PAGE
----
Reply
  • August 5, 2011 at 7:54 am
    Permalink

    I LOVE Taiwanese dramas!!! I have been watching them for years. I also thought things were very conservative and clean…but some of them DO get a bit naughty-Like Devil Beside You, The Rose(one of my FAVS), ISWAK2. I am currently watching Drunken to Love You. This one started off naughty, and I am thinking it’s because the characters are meant to be older then some of the other dramas(more like late 20’s as opposed to college age in most other dramas). I even got my poor boyfriend to watch some dramas with me(strangely it was a KOREAN drama, Secret Garden)and now HE likes Asian dramas too!! 🙂 I have always joked with him that he is Zhi Xiu from ISWAK, b/c he is that dry and sometimes rude-like how he always tells Xiang Qin she is dumb-Yup, that’s us! haha!

    Reply
  • August 5, 2011 at 4:32 pm
    Permalink

    Rebekah! I loved “Devil Beside You” ended up overly tired chasing that soap to the end.

    Reply
  • August 5, 2011 at 7:36 pm
    Permalink

    This may come as a shock, but I never once watched a Taiwanese drama. =o! Maybe I should check them out. =O)

    By the way, I changed my url for my blog.

    Reply
  • August 9, 2011 at 10:48 am
    Permalink

    “And then they Kiss again” had a pretty intense sex scene. But then again, they were married so different perspective I guess.

    Reply
  • August 16, 2011 at 1:08 pm
    Permalink

    In reference to your point 2 “Sex is serious stuff”. I think China sexual attitude and Love (爱) is very different from what people perceived. I am a average looking Chinese guy that grew up in the states. Through out high school I hang more with the “nerd” crowd. I would say my success with girls in the States is marginal at best. However once in China I feel like superman. It is the only time in my life where girls would come to me. After numerous affairs after meeting the girls for 1 date, I began to realize that girls in China is a lot more open than the image that they put across. These girls range from some very wealthy business associate to student that “wants to learn English” to different employee of the factories I work with in China. But that definitely ties in with point 1, perceived wealth.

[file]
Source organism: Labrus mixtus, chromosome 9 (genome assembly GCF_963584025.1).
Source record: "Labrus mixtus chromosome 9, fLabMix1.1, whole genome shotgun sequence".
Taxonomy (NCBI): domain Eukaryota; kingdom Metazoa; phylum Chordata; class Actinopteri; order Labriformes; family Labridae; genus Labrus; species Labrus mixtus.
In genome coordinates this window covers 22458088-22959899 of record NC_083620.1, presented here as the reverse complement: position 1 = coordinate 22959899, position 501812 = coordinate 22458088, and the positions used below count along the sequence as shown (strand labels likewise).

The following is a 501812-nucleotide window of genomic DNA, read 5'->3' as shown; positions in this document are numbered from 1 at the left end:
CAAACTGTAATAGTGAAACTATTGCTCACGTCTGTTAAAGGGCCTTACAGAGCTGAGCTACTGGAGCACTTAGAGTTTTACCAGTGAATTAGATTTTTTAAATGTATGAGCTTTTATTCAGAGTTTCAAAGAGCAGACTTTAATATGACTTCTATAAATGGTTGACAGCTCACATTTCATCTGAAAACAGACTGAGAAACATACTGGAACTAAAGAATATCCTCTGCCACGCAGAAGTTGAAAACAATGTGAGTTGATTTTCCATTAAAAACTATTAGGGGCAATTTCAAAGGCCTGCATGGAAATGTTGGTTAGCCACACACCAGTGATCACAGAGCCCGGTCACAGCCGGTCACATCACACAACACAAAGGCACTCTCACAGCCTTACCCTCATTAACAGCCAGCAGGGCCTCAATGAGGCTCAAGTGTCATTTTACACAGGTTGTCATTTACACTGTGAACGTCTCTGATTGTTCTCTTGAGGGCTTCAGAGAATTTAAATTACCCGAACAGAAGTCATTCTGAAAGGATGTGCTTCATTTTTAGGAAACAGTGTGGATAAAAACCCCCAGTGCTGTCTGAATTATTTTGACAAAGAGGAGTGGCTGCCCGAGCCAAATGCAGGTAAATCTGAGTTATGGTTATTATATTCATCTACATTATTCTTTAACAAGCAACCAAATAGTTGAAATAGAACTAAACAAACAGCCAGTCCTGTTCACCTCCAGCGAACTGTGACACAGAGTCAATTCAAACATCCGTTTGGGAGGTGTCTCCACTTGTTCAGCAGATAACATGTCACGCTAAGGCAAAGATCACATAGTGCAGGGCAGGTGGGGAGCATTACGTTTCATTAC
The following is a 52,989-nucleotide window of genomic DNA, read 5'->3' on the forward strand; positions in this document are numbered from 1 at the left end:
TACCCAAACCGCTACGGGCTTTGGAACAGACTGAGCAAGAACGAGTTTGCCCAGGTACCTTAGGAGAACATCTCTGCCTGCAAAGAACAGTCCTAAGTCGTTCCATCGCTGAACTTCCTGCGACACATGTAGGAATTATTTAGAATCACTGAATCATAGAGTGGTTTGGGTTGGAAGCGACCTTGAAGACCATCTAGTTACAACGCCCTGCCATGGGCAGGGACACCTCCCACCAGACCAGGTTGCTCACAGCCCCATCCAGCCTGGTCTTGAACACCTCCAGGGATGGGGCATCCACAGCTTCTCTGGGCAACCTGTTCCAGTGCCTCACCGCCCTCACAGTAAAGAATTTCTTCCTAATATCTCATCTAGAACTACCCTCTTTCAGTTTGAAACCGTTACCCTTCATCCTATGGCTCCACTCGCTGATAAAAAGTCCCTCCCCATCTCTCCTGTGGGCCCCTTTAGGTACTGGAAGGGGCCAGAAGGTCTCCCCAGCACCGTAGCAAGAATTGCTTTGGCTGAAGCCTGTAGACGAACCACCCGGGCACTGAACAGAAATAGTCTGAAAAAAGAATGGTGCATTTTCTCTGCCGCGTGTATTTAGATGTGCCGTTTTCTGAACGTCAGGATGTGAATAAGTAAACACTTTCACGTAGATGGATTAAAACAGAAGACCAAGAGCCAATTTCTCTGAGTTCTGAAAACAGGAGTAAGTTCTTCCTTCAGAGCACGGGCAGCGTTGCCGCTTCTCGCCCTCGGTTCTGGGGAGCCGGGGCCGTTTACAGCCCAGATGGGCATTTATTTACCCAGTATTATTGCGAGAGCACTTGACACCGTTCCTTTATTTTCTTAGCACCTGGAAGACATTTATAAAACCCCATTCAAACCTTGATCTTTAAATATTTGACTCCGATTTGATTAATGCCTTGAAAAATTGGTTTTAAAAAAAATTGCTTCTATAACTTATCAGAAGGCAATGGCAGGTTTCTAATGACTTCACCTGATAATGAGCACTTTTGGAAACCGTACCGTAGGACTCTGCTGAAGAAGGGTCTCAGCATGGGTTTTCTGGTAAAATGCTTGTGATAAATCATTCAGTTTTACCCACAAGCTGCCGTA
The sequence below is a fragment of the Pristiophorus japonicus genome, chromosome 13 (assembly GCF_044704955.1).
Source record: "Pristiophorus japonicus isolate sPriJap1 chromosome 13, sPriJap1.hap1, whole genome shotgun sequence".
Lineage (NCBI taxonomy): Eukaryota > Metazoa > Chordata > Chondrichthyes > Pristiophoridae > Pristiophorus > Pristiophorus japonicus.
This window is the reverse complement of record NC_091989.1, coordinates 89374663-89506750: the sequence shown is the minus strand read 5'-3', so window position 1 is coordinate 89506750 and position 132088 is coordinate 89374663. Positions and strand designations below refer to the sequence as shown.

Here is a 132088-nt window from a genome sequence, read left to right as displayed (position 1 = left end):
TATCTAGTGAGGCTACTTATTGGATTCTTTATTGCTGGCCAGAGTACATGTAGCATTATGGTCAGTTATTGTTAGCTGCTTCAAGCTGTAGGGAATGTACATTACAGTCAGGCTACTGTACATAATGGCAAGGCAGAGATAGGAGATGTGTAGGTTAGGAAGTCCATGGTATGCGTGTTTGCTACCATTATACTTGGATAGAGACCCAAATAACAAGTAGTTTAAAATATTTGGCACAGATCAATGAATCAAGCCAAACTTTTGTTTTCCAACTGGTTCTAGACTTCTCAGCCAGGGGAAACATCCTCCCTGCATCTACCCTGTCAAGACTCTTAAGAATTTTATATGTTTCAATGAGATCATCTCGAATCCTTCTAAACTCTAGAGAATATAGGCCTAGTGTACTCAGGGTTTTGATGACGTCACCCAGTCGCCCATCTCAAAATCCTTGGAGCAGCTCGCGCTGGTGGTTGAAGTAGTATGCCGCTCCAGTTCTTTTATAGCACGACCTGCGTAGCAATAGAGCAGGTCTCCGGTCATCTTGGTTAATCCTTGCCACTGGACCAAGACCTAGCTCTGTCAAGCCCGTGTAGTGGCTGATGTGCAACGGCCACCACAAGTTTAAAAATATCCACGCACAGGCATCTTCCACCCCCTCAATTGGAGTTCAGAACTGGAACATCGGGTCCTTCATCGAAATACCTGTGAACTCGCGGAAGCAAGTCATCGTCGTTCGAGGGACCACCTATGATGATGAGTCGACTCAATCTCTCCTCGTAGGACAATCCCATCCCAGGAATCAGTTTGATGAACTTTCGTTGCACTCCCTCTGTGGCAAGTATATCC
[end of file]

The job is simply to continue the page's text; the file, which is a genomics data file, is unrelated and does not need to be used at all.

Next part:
Reply
  • August 17, 2011 at 3:12 am
    Permalink

    My sister is a big fan of Taiwanese idol drama but i found them way too cliche. but i agree with your point total, and on top that there are always going to be accidents/cancer that cripple one of them and suicide/”oh i am your brother” are common plot twist.
    wait…that sounds like K-drama…

    Reply
  • August 24, 2011 at 2:28 pm
    Permalink

    Let me tell you, those dramas have no portrayal on how the current generation acts. It’s way to PG13.

    In reality, guys and girls hook up all the time. I know many Chinese friends, both male and female, who have one night stands, hookups and friends with benefits ( I always have to listen to their latest drama :/)

    Reply
  • December 12, 2012 at 4:24 pm
    Permalink

    I get what you mean, but you know many of these dramas are based on Japanese mangas. They are ‘Idol’ shows so they are quite far-fetched from reality like the modern not-so-realistic realistic fairy tale xD

    Reply
  • Pingback:鸡肋般的成人童话 | 胡思乱想

Leave a Reply

Your email address will not be published. Required fields are marked *

This site uses Akismet to reduce spam. Learn how your comment data is processed.